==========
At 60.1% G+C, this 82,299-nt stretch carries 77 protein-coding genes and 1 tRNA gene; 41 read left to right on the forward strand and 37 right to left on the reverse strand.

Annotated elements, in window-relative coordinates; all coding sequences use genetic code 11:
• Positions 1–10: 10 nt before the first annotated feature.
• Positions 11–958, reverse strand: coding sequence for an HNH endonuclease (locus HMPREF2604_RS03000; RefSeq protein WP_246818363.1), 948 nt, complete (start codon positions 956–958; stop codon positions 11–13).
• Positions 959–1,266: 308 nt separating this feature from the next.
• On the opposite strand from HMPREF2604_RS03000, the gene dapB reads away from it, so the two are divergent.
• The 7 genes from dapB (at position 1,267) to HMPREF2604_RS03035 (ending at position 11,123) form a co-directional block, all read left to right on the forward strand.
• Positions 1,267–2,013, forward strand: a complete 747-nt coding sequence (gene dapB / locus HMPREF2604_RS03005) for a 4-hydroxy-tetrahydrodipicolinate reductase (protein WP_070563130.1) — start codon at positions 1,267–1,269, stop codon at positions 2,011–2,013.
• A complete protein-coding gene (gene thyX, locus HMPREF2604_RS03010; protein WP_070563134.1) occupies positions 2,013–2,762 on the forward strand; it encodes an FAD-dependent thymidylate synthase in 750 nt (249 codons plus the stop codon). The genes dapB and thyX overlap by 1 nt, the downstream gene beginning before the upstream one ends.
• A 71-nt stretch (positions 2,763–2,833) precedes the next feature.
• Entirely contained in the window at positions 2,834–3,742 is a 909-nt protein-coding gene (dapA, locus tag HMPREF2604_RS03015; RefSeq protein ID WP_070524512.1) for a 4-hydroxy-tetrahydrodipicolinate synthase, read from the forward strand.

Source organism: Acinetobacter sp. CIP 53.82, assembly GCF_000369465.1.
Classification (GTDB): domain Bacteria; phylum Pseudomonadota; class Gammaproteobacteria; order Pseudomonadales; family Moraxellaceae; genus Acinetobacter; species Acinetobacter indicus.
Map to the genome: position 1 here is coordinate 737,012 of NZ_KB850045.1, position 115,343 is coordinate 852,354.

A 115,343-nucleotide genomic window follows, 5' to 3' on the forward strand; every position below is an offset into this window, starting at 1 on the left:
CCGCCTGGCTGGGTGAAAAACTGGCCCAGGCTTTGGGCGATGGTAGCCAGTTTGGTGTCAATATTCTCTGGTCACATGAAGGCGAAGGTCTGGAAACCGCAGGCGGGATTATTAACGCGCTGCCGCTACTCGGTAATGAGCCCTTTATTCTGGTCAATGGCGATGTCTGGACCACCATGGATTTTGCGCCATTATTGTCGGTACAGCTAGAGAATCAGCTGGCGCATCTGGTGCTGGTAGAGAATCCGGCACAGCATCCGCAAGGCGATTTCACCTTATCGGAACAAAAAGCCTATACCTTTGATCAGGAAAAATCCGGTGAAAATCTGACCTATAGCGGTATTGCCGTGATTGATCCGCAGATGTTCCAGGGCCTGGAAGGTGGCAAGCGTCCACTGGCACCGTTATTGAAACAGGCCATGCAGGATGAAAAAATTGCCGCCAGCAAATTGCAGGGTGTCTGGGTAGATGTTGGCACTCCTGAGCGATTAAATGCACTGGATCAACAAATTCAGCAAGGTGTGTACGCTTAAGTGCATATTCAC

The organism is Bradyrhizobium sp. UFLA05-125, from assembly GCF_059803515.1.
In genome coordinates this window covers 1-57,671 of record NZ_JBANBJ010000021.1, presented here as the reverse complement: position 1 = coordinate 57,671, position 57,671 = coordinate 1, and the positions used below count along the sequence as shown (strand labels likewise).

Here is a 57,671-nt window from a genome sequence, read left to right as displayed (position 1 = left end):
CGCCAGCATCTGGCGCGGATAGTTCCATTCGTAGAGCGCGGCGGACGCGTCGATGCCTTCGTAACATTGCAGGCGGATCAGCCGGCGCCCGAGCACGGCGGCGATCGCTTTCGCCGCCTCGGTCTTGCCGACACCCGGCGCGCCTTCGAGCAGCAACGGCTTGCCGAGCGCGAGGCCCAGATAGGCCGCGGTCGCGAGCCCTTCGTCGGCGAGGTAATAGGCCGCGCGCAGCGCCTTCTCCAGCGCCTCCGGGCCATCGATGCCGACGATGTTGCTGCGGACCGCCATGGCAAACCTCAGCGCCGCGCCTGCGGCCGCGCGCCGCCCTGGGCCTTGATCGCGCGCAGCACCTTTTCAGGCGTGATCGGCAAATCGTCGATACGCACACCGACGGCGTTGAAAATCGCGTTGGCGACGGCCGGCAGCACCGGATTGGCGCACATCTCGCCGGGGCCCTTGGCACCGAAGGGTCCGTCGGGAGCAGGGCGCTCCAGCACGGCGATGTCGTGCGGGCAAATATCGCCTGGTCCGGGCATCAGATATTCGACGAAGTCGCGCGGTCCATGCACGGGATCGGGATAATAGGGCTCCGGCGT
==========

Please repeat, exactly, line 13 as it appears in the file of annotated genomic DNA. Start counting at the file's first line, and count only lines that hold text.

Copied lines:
Classification (GTDB): domain Bacteria; phylum Pseudomonadota; class Gammaproteobacteria; order Pseudomonadales; family Moraxellaceae; genus Acinetobacter; species Acinetobacter indicus.